After years of getting letters to the editor, this editor decided to write back.
Susan Ellerbach spent 35 years at the Tulsa World, working her way from a reporter to the top job in the newsroom. In 2014, she became the ninth executive editor since the first Tulsa World print edition published before statehood in 1905.
In her letter that was printed the week she retired in September, she reminded Tulsans of the importance of journalism in today’s world, not the talking heads that crowd cable channels. She told readers who relied on them to get their “news” that those aren’t actual broadcasts that report news.
“They are personalities who take news events and load them with opinion based on the interests and beliefs that sophisticated research tells them the audience would like to see,” she wrote. “Be aware of what news is and where you’re getting it.”
The Tulsa World newsroom, she wrote, is home to journalists who are “providing more news about what directly affects you than you can get anywhere else.”
“If you have the right information you can count on, then you read it and make decisions for yourself,” she said reflecting back on that letter to readers. “It’s the same on our investigations on Epic Charter Schools or the election or the Oklahoma City bombing. Make the coverage fair and let the reader decide. That’s what we have always done.”
She said Tulsans are fortunate to have so many local journalists working in the area, not just those at the Tulsa World. While competitive, they all are working to serve the community in a time when facts are disputed.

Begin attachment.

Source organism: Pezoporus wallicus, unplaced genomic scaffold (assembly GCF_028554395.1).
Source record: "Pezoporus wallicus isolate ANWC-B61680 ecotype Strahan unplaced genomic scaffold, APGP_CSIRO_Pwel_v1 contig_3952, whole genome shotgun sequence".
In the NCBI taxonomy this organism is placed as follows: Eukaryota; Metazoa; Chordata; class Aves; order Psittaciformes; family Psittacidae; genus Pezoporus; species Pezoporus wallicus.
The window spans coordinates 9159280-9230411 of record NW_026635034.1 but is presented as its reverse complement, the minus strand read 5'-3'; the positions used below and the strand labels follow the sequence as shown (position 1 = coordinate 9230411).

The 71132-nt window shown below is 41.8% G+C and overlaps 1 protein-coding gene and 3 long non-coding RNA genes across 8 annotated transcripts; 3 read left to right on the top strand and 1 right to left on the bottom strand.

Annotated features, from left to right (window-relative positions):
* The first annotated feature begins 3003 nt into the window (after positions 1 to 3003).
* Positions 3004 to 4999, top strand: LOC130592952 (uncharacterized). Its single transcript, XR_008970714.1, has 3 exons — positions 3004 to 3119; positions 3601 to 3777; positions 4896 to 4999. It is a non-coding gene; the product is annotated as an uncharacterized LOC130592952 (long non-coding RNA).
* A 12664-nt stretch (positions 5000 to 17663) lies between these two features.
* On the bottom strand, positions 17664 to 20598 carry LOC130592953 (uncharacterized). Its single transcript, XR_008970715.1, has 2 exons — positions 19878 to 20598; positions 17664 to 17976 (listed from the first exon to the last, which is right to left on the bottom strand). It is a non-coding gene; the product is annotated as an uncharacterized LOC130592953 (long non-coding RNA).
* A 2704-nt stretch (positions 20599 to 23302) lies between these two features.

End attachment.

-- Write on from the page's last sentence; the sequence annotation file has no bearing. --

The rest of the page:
“It’s a critical time in our city’s history,” she said. “It’s a critical time in our country’s history. Journalism is more important than ever.”
She said the Tulsa World’s coverage of the 1921 Tulsa Race Massacre is one example of how in-depth, extensive reporting offers readers truth they can’t find elsewhere.
“Randy Krehbiel’s work is putting it in context,” she said. “He’s making it a human story.”
One of the traditions she continued as the leader of the newsroom is to have editors who trusted their reporters to do the reporting to find the real story.
“Like our ads say, if we don’t do it, who will?” she said. “It’s up to the community to support its local journalists dedicated to reporting the news. There are too many communities now no longer covered at all by local journalists. In every case, the community suffers. We are very fortunate in Tulsa. But it’s up to the community to trust and support local journalism.”